[DO NOT PUBLISH] Non-Argument Calendar D.C. Docket No. 1:14-cv-00174-JRH-BKE Appeal from the United States District Court for the Southern District of Georgia Before WILSON, ROSENBAUM and JILL PRYOR, Circuit Judges. PER CURIAM:
Susan Treat and Ashley Walker filed this suit under 42 U.S.C. § 1983 alleging that Daniel Lowe, an investigator with the Burke County Sheriff's Office in Florida, violated their Fourth and Fourteenth Amendment rights by unlawfully entering and searching their residence without a search warrant or exigent circumstances and by unlawfully seizing and detaining them at gunpoint. Lowe had entered their home by mistake; he was supposed to execute a search warrant two doors down. Lowe moved for summary judgment based on qualified immunity. The district court denied the motion, concluding that a jury could find that Lowe failed to engage in reasonable efforts to avoid erroneously executing the search warrant and that his failure violated Treat and Walker's clearly established constitutional rights.
Walker filed the complaint in her individual capacity and as next friend and mother of her minor daughter, M.W.
Treat and Walker also sued Matthew Perkins, an investigator with the Richmond County Sheriff's Office, for his participation in the entry, search, and seizure. The district court denied Perkins's motion for summary judgment based on qualified immunity, and Perkins did not appeal that decision.
Lowe appeals the district court's denial of summary judgment on Treat and Walker's § 1983 claims. After careful review, we find no error in the district court's thorough and well-reasoned order. The bulk of Lowe's arguments on appeal concern the district court's analysis of our decision in Hartsfield v. Lemacks, 50 F.3d 950 (11th Cir. 1995), as it pertains to this case. We agree with the district court's thoughtful examination of Hartsfield.
The district court also rendered judgment in favor of Lowe on Treat and Walker's state law claims, finding that he was entitled to official immunity as relevant to those claims. This disposition is not at issue on appeal. --------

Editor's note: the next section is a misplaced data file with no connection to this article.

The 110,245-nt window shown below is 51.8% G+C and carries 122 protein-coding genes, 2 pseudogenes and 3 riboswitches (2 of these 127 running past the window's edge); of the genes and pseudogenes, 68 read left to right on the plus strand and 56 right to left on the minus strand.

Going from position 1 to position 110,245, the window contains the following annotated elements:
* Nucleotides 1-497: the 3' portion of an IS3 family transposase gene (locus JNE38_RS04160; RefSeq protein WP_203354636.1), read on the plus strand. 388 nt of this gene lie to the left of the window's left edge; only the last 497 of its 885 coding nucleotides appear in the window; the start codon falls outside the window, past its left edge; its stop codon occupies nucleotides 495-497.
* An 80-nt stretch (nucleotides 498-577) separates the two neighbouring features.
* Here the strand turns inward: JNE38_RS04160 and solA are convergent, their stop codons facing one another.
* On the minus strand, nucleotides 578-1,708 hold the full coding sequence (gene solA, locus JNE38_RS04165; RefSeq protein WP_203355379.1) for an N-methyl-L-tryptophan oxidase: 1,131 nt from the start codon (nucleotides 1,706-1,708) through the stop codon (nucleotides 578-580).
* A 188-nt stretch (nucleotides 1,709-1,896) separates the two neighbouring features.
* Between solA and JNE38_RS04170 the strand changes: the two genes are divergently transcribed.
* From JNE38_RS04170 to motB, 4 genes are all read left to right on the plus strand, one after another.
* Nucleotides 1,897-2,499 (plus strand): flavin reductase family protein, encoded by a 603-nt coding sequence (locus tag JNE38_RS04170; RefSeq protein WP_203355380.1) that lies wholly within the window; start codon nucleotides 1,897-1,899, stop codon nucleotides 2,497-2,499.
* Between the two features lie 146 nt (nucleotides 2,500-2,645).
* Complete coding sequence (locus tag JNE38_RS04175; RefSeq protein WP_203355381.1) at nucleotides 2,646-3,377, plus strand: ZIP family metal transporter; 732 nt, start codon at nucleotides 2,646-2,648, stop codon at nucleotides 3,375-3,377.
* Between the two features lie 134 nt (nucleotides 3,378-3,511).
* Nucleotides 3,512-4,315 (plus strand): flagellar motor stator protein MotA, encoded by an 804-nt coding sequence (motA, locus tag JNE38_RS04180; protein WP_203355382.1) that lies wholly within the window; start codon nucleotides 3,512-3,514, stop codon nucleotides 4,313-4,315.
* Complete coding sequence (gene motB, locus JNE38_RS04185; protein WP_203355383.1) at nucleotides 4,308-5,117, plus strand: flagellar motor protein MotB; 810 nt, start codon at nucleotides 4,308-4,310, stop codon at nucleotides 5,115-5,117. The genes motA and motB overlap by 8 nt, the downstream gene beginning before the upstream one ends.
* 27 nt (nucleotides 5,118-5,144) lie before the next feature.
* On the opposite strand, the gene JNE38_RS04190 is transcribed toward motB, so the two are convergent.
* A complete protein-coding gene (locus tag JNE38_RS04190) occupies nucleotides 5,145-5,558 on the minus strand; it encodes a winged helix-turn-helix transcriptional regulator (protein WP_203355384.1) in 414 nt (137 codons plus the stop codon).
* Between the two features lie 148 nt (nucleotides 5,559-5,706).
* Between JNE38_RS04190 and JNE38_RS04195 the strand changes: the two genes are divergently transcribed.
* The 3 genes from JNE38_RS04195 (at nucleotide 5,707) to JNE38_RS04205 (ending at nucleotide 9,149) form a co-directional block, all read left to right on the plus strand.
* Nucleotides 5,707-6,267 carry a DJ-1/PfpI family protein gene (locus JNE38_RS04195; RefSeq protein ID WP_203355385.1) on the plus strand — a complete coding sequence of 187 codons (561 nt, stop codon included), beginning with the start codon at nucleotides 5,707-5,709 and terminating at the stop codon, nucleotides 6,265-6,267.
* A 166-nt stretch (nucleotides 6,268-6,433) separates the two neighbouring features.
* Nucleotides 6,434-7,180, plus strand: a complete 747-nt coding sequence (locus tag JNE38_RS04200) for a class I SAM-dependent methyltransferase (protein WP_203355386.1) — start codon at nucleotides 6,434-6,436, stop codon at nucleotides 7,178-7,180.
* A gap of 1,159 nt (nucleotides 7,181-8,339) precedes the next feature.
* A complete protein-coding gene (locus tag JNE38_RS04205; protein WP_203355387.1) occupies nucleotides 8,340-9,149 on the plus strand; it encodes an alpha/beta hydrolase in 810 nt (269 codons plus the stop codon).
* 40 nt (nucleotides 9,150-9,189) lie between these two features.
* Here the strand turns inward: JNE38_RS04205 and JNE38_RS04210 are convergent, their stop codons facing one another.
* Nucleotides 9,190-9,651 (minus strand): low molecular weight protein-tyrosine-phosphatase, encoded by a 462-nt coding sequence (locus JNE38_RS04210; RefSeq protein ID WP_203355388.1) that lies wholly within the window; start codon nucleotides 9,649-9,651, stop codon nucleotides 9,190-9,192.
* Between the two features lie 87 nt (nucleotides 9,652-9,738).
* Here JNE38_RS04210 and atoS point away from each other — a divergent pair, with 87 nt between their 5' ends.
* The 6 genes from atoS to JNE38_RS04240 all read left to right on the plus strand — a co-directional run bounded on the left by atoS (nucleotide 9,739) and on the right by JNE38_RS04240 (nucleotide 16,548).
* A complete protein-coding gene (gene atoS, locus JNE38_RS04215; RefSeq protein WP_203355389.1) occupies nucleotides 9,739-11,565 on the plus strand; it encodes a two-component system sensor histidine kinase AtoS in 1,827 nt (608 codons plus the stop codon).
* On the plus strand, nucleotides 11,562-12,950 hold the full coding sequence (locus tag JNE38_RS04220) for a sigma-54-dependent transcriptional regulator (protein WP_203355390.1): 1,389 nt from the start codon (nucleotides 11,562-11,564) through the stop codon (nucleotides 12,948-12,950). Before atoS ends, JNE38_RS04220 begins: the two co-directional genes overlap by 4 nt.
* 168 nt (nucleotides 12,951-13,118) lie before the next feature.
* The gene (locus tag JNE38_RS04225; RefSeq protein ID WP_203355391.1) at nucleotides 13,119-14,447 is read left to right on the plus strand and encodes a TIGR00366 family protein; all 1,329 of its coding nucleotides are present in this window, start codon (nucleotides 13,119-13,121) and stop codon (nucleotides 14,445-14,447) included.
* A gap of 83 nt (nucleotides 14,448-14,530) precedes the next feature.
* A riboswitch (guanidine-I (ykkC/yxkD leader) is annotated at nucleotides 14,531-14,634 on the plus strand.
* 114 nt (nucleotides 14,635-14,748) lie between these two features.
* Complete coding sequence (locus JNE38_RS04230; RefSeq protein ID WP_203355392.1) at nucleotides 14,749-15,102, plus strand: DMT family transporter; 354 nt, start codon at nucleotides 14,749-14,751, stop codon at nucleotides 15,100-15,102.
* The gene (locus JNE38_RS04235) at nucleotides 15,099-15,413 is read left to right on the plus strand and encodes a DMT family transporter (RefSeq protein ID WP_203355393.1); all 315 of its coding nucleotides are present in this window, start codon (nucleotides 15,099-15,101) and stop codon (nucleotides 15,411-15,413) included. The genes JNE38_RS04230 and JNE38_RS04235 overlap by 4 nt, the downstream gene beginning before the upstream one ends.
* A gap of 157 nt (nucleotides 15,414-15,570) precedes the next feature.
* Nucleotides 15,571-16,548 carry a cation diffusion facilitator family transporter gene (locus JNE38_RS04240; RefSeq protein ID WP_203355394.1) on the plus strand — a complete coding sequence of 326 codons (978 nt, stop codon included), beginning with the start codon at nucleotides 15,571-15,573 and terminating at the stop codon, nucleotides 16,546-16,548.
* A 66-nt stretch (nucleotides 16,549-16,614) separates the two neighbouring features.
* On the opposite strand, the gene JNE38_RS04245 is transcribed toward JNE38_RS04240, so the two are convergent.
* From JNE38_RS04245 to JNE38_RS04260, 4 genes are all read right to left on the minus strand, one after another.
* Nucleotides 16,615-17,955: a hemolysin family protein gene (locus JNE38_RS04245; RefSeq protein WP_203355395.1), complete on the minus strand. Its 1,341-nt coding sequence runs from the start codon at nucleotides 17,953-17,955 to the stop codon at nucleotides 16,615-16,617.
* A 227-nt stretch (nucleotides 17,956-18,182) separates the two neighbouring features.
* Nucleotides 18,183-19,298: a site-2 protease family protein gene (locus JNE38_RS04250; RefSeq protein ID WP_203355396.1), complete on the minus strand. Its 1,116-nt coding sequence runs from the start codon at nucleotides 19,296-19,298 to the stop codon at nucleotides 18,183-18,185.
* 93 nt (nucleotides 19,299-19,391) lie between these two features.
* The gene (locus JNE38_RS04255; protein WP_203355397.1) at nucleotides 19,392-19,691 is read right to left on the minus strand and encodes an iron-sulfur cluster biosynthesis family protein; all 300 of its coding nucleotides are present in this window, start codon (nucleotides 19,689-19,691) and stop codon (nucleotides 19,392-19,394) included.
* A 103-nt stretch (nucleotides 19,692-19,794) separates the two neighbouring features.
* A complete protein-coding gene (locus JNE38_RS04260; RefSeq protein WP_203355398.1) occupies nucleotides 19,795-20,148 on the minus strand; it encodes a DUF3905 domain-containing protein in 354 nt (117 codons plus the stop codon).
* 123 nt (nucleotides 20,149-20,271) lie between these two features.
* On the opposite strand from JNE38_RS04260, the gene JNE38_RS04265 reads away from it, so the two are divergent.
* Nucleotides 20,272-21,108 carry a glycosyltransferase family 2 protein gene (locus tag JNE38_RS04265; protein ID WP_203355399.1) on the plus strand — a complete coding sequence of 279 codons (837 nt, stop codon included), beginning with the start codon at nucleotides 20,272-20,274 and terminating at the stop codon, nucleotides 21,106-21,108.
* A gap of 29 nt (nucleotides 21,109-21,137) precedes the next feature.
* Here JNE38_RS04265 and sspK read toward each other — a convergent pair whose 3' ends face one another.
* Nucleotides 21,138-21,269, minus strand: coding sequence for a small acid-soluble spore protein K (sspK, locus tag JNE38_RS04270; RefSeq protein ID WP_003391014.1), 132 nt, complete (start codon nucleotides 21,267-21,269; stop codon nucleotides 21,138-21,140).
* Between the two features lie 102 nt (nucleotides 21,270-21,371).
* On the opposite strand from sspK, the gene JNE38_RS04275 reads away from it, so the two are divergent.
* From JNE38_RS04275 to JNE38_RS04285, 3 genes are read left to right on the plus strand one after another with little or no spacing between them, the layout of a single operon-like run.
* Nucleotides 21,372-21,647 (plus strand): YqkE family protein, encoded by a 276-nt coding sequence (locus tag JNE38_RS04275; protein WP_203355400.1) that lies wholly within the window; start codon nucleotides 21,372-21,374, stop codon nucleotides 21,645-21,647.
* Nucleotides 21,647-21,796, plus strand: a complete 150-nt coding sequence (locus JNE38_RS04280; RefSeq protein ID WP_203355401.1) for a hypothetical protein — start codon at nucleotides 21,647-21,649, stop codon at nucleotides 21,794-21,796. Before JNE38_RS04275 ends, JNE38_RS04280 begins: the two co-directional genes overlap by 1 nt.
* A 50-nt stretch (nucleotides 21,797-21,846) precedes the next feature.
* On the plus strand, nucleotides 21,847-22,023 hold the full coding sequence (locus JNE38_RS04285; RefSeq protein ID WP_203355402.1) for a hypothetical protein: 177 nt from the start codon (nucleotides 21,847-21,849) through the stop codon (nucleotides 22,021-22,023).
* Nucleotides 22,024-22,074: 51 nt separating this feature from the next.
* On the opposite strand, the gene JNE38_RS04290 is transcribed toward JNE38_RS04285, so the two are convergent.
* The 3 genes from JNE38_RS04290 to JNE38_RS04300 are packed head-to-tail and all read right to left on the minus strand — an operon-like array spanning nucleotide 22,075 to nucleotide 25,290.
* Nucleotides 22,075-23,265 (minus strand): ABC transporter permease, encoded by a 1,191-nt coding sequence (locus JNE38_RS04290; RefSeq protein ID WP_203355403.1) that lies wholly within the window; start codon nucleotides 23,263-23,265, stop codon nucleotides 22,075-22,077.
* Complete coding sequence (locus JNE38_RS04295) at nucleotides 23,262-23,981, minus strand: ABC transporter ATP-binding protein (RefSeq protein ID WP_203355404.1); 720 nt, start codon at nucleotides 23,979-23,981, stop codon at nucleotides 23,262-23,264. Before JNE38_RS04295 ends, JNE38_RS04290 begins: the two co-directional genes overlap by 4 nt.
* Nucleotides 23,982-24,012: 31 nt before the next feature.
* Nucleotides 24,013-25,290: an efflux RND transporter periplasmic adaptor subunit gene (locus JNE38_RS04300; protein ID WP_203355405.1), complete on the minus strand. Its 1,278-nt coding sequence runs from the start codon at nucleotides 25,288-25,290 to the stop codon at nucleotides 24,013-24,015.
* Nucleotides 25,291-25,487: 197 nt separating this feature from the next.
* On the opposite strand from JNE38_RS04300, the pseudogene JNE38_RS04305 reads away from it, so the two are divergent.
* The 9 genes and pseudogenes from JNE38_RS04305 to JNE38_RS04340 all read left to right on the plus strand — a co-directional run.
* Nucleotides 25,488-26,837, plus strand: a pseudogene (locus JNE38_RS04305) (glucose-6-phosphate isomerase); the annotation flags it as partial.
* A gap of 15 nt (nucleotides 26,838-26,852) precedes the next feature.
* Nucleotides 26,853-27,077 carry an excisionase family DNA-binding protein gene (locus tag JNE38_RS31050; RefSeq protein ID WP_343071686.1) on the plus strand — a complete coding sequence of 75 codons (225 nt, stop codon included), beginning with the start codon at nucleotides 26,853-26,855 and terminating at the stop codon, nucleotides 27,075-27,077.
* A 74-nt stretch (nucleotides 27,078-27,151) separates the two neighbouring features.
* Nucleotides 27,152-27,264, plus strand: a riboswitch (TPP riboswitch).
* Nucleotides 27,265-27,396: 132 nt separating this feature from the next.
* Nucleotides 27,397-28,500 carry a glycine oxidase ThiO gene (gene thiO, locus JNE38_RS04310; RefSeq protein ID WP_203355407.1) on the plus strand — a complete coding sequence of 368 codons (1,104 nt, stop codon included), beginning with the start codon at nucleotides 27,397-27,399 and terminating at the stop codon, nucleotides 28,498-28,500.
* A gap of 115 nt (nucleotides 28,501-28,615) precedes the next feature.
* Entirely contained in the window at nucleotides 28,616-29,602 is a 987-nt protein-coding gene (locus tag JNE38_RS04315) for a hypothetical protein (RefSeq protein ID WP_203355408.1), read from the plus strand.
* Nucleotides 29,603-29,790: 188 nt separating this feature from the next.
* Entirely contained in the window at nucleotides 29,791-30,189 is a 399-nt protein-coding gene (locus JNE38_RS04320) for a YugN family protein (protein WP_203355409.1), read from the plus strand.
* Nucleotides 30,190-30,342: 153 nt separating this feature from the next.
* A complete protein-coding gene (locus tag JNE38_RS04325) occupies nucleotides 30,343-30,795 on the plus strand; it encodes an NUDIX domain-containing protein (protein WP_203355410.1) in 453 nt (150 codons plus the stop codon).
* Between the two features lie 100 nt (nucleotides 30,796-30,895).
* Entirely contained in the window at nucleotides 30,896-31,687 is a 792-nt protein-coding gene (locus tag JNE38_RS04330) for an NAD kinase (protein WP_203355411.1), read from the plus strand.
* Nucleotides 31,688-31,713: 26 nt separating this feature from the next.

Lowe cites an unpublished decision of this Court rendered after the district court denied him qualified immunity, White v. McLain, No. 15-15270, ___ F. App'x ___, 2016 WL 1566639 (11th Cir. Apr. 19, 2016), as illustrative of why the district court's analysis of Hartsfield was erroneous. Specifically, Lowe argues that White makes plain that "Hartsfield did not give Lowe fair warning that participating in a search team with a role limited to making arrests would make him responsible for ensuring the warrant was executed at the correct location, especially when he expressly understood this was not his job." Appellant's Br. at 28. We disagree.
As a preliminary matter, Lowe's role clearly was not limited to making arrests: he was executing a search warrant at a designated location. Moreover, White—which does not bind this panel—stands only for the proposition that it is not clearly established "that an officer's well-intentioned attempts to ascertain and identify the property described in a warrant are not reasonable simply because they lead to an error, or because more accurate means of ascertaining the property's identity were available." 2016 WL 1566639, at *3. The White panel contrasted its facts with those in Hartsfield, where the officer in question "'did nothing to make sure'" he had the correct address and was denied qualified immunity. Id. at *4 (quoting Hartsfield, 50 F.3d at 955). As the district court explained here, viewing the facts in the light most favorable to Treat and Walker, Lowe did not engage in "well-intentioned attempts," but rather "did nothing" to ascertain the correct address at which to execute the search warrant. Id. at *3-4. White, therefore, is inapposite.
We affirm the district court's denial of summary judgment to Lowe.